“It’s hard to stay without your family for [nearly] five years,” says Tajedin Asil. In 2016, as a lone 15-year-old, he made a perilous journey from his conflict-stricken home town in Sudan to the UK.
Now 19 and living as a refugee in Birmingham, Tajedin says he is “happy” to be in the relative safety of the UK. But, speaking slowly and cautiously over a mid-morning video call, it seems clear his experiences and separation from his loved ones have taken a toll. “You can’t live without your family … you feel dead,” he says.
Currently, the UK’s immigration rules allow adult refugees to sponsor immediate family members for a visa to join them – but not child refugees. A report published by human rights groups in January this year revealed the “devastating” effects that family separation has on children and young people. More than 75,000 people have signed a petition calling on the government to amend its rules. But as of 20 June, there is no indication that the Home Office’s policy will change.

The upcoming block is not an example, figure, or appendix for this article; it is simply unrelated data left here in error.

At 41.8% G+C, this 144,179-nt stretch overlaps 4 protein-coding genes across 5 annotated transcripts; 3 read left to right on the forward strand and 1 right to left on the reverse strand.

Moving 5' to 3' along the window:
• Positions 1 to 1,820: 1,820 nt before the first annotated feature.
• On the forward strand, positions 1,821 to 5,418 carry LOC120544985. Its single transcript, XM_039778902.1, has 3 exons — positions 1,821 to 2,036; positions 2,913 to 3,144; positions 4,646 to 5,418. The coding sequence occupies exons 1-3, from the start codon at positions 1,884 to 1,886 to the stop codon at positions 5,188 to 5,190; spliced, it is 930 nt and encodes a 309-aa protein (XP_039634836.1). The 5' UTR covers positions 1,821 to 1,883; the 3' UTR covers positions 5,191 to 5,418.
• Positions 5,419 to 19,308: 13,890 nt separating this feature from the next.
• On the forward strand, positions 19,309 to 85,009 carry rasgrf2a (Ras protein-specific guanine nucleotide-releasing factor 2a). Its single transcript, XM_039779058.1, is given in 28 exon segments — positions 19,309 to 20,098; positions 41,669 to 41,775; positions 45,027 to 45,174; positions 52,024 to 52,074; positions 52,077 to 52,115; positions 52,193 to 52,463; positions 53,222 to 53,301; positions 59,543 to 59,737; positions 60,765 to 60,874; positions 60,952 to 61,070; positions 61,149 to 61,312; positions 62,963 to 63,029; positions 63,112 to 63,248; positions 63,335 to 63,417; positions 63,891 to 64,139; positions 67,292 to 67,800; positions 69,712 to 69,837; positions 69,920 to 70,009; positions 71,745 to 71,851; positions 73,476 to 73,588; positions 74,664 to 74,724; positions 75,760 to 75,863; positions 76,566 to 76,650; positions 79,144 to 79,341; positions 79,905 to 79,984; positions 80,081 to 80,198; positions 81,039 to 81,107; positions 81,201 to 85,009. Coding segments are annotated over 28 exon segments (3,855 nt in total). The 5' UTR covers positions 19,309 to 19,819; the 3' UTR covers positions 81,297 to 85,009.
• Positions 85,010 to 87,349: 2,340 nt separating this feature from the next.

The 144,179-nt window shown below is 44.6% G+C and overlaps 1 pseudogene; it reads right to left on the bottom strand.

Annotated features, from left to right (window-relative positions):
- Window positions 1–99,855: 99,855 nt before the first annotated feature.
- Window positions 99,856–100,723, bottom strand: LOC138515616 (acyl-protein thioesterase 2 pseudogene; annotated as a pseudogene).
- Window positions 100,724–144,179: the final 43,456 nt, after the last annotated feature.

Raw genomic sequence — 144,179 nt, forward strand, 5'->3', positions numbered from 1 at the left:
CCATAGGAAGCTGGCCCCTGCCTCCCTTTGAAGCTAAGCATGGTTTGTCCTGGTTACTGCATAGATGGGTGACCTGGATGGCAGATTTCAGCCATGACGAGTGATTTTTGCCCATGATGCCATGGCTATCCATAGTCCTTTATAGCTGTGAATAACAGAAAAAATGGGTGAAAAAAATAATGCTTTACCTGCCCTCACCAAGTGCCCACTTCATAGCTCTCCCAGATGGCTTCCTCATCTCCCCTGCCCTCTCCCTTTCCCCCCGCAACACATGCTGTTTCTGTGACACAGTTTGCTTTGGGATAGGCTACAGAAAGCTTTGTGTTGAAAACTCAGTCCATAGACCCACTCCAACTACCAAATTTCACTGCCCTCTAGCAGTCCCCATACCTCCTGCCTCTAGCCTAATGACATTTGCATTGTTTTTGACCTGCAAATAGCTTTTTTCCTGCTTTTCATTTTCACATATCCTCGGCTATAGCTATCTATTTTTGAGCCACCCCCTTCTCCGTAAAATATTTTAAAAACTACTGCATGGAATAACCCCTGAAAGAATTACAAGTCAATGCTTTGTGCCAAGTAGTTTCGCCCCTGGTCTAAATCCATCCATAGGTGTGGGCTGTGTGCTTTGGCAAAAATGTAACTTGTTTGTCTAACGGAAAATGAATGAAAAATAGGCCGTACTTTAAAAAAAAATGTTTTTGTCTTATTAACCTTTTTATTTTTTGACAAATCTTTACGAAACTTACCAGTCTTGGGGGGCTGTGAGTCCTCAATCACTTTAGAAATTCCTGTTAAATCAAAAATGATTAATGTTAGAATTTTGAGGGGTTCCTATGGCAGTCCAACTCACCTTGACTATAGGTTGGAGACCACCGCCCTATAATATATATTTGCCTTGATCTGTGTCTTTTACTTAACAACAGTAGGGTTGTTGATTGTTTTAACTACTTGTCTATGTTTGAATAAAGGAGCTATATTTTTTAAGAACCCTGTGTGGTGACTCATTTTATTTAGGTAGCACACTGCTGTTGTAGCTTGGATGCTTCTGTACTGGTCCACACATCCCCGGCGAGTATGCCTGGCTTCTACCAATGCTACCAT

If you didn’t join … sometimes they try to kill someone in your family. And then if you [still] didn’t join, they kill you as well
Tajedin comes from the village of Kutum in North Darfur – an area which has been in the throes of war for more than 17 years. Former president Omar al-Bashir, who had been the country’s longest serving leader until he was deposed in a coup d’etat last year, has been indicted for war crimes after carrying out a campaign of ethnic cleansing on the country’s non-Arab population.
On 6 June 2016, Tajedin’s dad arranged for him to make the journey to Europe – leaving behind his mother, sister and two brothers – amid fears he would be forced to join the Janjaweed militia. “If you didn’t join … sometimes they try to kill someone in your family. And then if you [still] didn’t join, they kill you as well,” he says. “That’s why I left.”
He was taken by car across a well-travelled route through northern Africa with the aim of eventually taking a boat across the Mediterranean to Europe. This treacherous sea journey has claimed the lives of an estimated 19,164 people since 2014.